Because the Australian government seems increasingly intent to read my mail, I’ve gotten quite interested in preventing them doing so. Encrypted communications provide private browsing — what goes back and forth is a secret, but not who are having the conversation. The EFF’s HTTPS Everywhere (which works on Firefox, and kinda on Chrome) enforces a preference for SSL communications where available. However, in the real-world parallel to the electronic, that ensures that instead of my ISP being able to see me walk around the streets and then into glass-walled buildings, the buildings now become opaque. They still know what buildings I’ve walked into. The government wants to know what buildings I’ve walked into because… ummm… the building which has bomb-making instructions… we can prove… ummm… something. But now we’re safe! The ineptitude of the government’s censorship plans leaves me with no desire to allow random ISP and government employees to rifle through whatever-it-is-I-do-on-the-Internet whenever they feel like it.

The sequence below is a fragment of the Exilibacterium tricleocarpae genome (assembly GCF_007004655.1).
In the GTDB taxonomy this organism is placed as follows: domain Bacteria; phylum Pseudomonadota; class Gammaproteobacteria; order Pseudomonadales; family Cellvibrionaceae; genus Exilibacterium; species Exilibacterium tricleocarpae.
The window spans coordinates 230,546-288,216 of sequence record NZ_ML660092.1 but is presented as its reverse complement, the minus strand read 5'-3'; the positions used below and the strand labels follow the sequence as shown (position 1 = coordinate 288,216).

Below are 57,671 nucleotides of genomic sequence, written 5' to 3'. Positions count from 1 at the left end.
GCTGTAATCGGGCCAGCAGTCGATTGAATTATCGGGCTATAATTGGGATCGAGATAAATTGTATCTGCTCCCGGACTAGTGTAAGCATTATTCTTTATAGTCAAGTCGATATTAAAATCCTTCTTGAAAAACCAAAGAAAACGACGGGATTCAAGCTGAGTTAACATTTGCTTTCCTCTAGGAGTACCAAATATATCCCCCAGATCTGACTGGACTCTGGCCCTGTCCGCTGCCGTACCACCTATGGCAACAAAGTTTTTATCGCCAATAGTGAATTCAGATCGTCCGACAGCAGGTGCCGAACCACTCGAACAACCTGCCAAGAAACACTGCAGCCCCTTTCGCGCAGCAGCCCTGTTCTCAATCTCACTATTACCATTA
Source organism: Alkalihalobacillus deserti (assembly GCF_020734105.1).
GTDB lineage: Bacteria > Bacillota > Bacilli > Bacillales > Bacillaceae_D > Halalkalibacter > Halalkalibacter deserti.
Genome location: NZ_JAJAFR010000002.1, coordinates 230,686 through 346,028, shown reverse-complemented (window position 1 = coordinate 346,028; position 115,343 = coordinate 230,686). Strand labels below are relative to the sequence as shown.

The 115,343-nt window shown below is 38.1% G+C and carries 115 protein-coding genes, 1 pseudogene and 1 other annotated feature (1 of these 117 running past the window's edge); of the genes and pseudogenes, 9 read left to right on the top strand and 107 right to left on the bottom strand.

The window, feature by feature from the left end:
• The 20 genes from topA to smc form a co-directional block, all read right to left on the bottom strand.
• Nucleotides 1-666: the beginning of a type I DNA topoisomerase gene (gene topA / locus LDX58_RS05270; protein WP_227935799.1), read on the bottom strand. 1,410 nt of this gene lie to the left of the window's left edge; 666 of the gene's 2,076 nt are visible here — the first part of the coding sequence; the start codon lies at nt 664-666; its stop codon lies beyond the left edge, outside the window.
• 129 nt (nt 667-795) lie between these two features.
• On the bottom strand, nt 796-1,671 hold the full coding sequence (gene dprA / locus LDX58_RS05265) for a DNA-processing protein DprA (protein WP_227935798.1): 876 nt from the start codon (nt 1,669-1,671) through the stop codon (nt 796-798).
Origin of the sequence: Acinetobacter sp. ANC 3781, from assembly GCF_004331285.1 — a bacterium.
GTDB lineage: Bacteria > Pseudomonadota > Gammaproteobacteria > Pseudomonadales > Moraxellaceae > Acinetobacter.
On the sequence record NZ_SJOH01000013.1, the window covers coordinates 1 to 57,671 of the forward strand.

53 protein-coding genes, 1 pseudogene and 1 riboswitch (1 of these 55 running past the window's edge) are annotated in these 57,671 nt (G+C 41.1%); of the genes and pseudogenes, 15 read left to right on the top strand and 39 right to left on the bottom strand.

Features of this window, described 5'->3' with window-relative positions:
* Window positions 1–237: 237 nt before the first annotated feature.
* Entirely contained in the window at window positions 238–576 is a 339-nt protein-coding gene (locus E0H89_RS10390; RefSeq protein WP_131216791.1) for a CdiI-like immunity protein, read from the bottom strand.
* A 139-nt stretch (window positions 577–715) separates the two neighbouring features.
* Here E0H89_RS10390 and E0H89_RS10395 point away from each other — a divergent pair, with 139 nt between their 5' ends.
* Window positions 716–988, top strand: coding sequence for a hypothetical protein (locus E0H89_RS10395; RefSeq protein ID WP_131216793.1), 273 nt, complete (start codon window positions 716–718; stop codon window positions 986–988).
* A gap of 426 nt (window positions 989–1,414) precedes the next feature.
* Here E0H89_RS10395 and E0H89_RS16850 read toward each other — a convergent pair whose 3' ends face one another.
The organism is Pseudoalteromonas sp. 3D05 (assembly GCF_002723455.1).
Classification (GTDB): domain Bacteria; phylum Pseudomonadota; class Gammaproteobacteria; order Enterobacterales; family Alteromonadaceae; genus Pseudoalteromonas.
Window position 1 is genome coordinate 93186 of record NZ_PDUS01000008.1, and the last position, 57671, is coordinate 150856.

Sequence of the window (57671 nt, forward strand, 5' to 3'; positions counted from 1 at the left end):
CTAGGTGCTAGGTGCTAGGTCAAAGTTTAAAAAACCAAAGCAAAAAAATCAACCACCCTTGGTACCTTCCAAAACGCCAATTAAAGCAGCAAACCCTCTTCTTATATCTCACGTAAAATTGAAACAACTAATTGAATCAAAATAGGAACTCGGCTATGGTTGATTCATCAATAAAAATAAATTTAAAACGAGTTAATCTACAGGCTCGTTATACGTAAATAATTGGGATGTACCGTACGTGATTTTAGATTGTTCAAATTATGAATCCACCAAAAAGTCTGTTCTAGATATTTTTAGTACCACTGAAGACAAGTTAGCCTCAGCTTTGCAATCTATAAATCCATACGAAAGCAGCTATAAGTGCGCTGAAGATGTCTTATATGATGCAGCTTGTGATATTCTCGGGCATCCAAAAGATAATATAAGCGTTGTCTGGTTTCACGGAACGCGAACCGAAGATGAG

As such, the next step is to start using an anonymising network; initially I2P seemed to be just the ticket.  I2P is an unofficial top level domain, and under it you can find — amongst other things — eepsites, anonymously hosted web sites. Problem is, they serve HTML, and the pages could refer you off the .i2p TLD thus exposing your IP address (they might do this via a web-bug or something as innocuous as externally hosted CSS file). I2P is primarily a darknet, not an anonymising proxy; it’s an internet that doesn’t play by the same rules, and the effect is that no-one on it can identify anyone else on it (with some demonstrated exceptions). The I2P network seems to be populated by scary people and paranoid people. By far the biggest problem is that I2P doesn’t work very well for surfing the Internet, due to it’s limited out-bound connection (outproxy) to the wider Internet.  Given the proxy allows viewing this darknet from outside, there’s not much point running I2P unless you want to anonymously publish information.